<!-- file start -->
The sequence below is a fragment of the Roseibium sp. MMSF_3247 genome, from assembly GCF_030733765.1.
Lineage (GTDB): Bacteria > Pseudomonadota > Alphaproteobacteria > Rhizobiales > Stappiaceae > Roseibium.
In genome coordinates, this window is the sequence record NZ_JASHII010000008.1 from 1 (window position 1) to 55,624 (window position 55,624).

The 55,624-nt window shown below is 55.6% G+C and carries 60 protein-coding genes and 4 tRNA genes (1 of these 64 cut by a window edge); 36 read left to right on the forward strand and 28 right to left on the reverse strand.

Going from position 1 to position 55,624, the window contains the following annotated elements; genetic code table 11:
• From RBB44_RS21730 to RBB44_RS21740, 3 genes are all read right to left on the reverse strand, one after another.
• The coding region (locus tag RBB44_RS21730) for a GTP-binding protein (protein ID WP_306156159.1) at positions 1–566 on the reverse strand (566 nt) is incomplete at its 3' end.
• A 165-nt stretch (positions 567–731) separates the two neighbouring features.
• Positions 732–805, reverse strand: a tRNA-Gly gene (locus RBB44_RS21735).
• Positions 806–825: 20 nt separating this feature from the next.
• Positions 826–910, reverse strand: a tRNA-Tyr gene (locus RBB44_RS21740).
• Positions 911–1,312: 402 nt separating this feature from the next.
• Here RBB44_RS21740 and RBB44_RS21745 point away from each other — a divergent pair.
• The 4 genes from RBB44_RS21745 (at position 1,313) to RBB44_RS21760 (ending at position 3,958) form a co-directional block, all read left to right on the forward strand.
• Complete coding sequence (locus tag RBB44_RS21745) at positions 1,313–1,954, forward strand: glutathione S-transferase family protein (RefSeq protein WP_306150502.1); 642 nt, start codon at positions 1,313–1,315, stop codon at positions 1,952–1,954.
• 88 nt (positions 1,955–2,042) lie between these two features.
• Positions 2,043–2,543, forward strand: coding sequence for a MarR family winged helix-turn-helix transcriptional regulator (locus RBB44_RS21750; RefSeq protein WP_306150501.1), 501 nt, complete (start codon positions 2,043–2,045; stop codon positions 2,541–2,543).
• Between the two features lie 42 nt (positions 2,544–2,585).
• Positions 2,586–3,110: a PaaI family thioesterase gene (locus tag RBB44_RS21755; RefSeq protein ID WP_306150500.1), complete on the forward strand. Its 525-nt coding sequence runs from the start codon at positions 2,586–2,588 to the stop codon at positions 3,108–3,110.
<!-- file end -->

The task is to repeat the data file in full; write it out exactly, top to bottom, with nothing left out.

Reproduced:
The sequence below is a fragment of the Roseibium sp. MMSF_3247 genome, from assembly GCF_030733765.1.
Lineage (GTDB): Bacteria > Pseudomonadota > Alphaproteobacteria > Rhizobiales > Stappiaceae > Roseibium.
In genome coordinates, this window is the sequence record NZ_JASHII010000008.1 from 1 (window position 1) to 55,624 (window position 55,624).

The 55,624-nt window shown below is 55.6% G+C and carries 60 protein-coding genes and 4 tRNA genes (1 of these 64 cut by a window edge); 36 read left to right on the forward strand and 28 right to left on the reverse strand.

Going from position 1 to position 55,624, the window contains the following annotated elements; genetic code table 11:
• From RBB44_RS21730 to RBB44_RS21740, 3 genes are all read right to left on the reverse strand, one after another.
• The coding region (locus tag RBB44_RS21730) for a GTP-binding protein (protein ID WP_306156159.1) at positions 1–566 on the reverse strand (566 nt) is incomplete at its 3' end.
• A 165-nt stretch (positions 567–731) separates the two neighbouring features.
• Positions 732–805, reverse strand: a tRNA-Gly gene (locus RBB44_RS21735).
• Positions 806–825: 20 nt separating this feature from the next.
• Positions 826–910, reverse strand: a tRNA-Tyr gene (locus RBB44_RS21740).
• Positions 911–1,312: 402 nt separating this feature from the next.
• Here RBB44_RS21740 and RBB44_RS21745 point away from each other — a divergent pair.
• The 4 genes from RBB44_RS21745 (at position 1,313) to RBB44_RS21760 (ending at position 3,958) form a co-directional block, all read left to right on the forward strand.
• Complete coding sequence (locus tag RBB44_RS21745) at positions 1,313–1,954, forward strand: glutathione S-transferase family protein (RefSeq protein WP_306150502.1); 642 nt, start codon at positions 1,313–1,315, stop codon at positions 1,952–1,954.
• 88 nt (positions 1,955–2,042) lie between these two features.
• Positions 2,043–2,543, forward strand: coding sequence for a MarR family winged helix-turn-helix transcriptional regulator (locus RBB44_RS21750; RefSeq protein WP_306150501.1), 501 nt, complete (start codon positions 2,043–2,045; stop codon positions 2,541–2,543).
• Between the two features lie 42 nt (positions 2,544–2,585).
• Positions 2,586–3,110: a PaaI family thioesterase gene (locus tag RBB44_RS21755; RefSeq protein ID WP_306150500.1), complete on the forward strand. Its 525-nt coding sequence runs from the start codon at positions 2,586–2,588 to the stop codon at positions 3,108–3,110.